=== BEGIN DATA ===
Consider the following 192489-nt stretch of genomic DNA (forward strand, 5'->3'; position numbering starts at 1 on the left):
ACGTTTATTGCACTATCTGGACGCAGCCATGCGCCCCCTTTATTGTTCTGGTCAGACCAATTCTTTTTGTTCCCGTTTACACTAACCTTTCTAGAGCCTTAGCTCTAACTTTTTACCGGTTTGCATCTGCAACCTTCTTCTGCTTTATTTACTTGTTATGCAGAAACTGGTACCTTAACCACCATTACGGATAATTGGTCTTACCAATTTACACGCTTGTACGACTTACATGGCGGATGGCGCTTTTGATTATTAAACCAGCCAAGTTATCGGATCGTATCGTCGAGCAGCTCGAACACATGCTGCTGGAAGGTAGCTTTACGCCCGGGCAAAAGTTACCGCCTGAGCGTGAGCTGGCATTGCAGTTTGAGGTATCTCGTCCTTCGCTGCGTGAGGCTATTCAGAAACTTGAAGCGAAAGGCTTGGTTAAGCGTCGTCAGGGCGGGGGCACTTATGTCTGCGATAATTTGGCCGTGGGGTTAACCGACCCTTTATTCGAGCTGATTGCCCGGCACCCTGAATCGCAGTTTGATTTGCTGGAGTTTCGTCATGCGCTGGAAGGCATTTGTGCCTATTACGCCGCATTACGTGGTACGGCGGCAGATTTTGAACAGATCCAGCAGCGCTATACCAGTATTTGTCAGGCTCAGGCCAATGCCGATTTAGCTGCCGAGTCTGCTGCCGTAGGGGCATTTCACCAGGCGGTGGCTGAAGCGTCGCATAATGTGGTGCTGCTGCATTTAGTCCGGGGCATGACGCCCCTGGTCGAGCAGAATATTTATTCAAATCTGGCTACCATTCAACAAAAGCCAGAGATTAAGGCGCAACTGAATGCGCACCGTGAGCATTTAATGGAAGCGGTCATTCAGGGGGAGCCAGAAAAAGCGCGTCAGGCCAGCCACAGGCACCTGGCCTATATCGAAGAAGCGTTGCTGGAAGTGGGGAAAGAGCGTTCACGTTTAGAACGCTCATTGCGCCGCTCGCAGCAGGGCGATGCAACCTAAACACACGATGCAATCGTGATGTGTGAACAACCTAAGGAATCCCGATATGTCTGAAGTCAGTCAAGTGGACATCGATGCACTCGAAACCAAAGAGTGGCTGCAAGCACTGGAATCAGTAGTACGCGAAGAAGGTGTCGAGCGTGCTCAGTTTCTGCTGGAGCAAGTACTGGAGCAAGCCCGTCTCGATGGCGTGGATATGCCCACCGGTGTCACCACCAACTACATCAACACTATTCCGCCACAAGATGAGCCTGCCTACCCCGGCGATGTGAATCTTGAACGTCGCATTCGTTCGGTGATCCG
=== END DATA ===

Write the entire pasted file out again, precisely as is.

Consider the following 192489-nt stretch of genomic DNA (forward strand, 5'->3'; position numbering starts at 1 on the left):
ACGTTTATTGCACTATCTGGACGCAGCCATGCGCCCCCTTTATTGTTCTGGTCAGACCAATTCTTTTTGTTCCCGTTTACACTAACCTTTCTAGAGCCTTAGCTCTAACTTTTTACCGGTTTGCATCTGCAACCTTCTTCTGCTTTATTTACTTGTTATGCAGAAACTGGTACCTTAACCACCATTACGGATAATTGGTCTTACCAATTTACACGCTTGTACGACTTACATGGCGGATGGCGCTTTTGATTATTAAACCAGCCAAGTTATCGGATCGTATCGTCGAGCAGCTCGAACACATGCTGCTGGAAGGTAGCTTTACGCCCGGGCAAAAGTTACCGCCTGAGCGTGAGCTGGCATTGCAGTTTGAGGTATCTCGTCCTTCGCTGCGTGAGGCTATTCAGAAACTTGAAGCGAAAGGCTTGGTTAAGCGTCGTCAGGGCGGGGGCACTTATGTCTGCGATAATTTGGCCGTGGGGTTAACCGACCCTTTATTCGAGCTGATTGCCCGGCACCCTGAATCGCAGTTTGATTTGCTGGAGTTTCGTCATGCGCTGGAAGGCATTTGTGCCTATTACGCCGCATTACGTGGTACGGCGGCAGATTTTGAACAGATCCAGCAGCGCTATACCAGTATTTGTCAGGCTCAGGCCAATGCCGATTTAGCTGCCGAGTCTGCTGCCGTAGGGGCATTTCACCAGGCGGTGGCTGAAGCGTCGCATAATGTGGTGCTGCTGCATTTAGTCCGGGGCATGACGCCCCTGGTCGAGCAGAATATTTATTCAAATCTGGCTACCATTCAACAAAAGCCAGAGATTAAGGCGCAACTGAATGCGCACCGTGAGCATTTAATGGAAGCGGTCATTCAGGGGGAGCCAGAAAAAGCGCGTCAGGCCAGCCACAGGCACCTGGCCTATATCGAAGAAGCGTTGCTGGAAGTGGGGAAAGAGCGTTCACGTTTAGAACGCTCATTGCGCCGCTCGCAGCAGGGCGATGCAACCTAAACACACGATGCAATCGTGATGTGTGAACAACCTAAGGAATCCCGATATGTCTGAAGTCAGTCAAGTGGACATCGATGCACTCGAAACCAAAGAGTGGCTGCAAGCACTGGAATCAGTAGTACGCGAAGAAGGTGTCGAGCGTGCTCAGTTTCTGCTGGAGCAAGTACTGGAGCAAGCCCGTCTCGATGGCGTGGATATGCCCACCGGTGTCACCACCAACTACATCAACACTATTCCGCCACAAGATGAGCCTGCCTACCCCGGCGATGTGAATCTTGAACGTCGCATTCGTTCGGTGATCCG